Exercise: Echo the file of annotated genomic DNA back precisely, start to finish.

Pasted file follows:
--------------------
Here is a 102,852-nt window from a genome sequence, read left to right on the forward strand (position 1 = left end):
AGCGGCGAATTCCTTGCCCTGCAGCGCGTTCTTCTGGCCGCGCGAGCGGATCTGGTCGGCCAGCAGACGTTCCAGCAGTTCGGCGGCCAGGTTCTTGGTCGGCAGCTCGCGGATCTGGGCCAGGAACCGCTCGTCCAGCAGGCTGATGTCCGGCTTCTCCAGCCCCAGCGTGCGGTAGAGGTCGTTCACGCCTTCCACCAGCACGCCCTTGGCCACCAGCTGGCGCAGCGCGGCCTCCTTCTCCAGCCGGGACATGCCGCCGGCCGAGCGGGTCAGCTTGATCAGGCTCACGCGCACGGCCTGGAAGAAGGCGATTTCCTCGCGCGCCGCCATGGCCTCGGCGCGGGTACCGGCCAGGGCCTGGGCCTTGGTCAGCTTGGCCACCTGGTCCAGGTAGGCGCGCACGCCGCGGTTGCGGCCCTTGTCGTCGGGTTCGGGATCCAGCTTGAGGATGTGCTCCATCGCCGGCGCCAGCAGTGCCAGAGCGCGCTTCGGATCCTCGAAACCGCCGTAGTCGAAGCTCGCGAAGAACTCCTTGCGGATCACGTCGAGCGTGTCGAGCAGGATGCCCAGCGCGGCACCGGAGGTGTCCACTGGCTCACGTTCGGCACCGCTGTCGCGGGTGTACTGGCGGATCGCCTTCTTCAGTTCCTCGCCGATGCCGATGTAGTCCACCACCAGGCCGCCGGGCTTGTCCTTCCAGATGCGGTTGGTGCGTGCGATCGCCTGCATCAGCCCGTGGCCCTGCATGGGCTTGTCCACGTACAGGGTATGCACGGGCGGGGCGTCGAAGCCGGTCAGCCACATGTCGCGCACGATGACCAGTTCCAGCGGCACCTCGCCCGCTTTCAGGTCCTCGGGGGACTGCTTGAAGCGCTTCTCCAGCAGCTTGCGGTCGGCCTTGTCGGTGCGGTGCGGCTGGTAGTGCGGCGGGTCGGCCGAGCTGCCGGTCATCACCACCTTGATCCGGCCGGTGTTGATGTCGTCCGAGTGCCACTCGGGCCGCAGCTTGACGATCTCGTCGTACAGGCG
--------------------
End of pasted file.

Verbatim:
Here is a 102,852-nt window from a genome sequence, read left to right on the forward strand (position 1 = left end):
AGCGGCGAATTCCTTGCCCTGCAGCGCGTTCTTCTGGCCGCGCGAGCGGATCTGGTCGGCCAGCAGACGTTCCAGCAGTTCGGCGGCCAGGTTCTTGGTCGGCAGCTCGCGGATCTGGGCCAGGAACCGCTCGTCCAGCAGGCTGATGTCCGGCTTCTCCAGCCCCAGCGTGCGGTAGAGGTCGTTCACGCCTTCCACCAGCACGCCCTTGGCCACCAGCTGGCGCAGCGCGGCCTCCTTCTCCAGCCGGGACATGCCGCCGGCCGAGCGGGTCAGCTTGATCAGGCTCACGCGCACGGCCTGGAAGAAGGCGATTTCCTCGCGCGCCGCCATGGCCTCGGCGCGGGTACCGGCCAGGGCCTGGGCCTTGGTCAGCTTGGCCACCTGGTCCAGGTAGGCGCGCACGCCGCGGTTGCGGCCCTTGTCGTCGGGTTCGGGATCCAGCTTGAGGATGTGCTCCATCGCCGGCGCCAGCAGTGCCAGAGCGCGCTTCGGATCCTCGAAACCGCCGTAGTCGAAGCTCGCGAAGAACTCCTTGCGGATCACGTCGAGCGTGTCGAGCAGGATGCCCAGCGCGGCACCGGAGGTGTCCACTGGCTCACGTTCGGCACCGCTGTCGCGGGTGTACTGGCGGATCGCCTTCTTCAGTTCCTCGCCGATGCCGATGTAGTCCACCACCAGGCCGCCGGGCTTGTCCTTCCAGATGCGGTTGGTGCGTGCGATCGCCTGCATCAGCCCGTGGCCCTGCATGGGCTTGTCCACGTACAGGGTATGCACGGGCGGGGCGTCGAAGCCGGTCAGCCACATGTCGCGCACGATGACCAGTTCCAGCGGCACCTCGCCCGCTTTCAGGTCCTCGGGGGACTGCTTGAAGCGCTTCTCCAGCAGCTTGCGGTCGGCCTTGTCGGTGCGGTGCGGCTGGTAGTGCGGCGGGTCGGCCGAGCTGCCGGTCATCACCACCTTGATCCGGCCGGTGTTGATGTCGTCCGAGTGCCACTCGGGCCGCAGCTTGACGATCTCGTCGTACAGGCG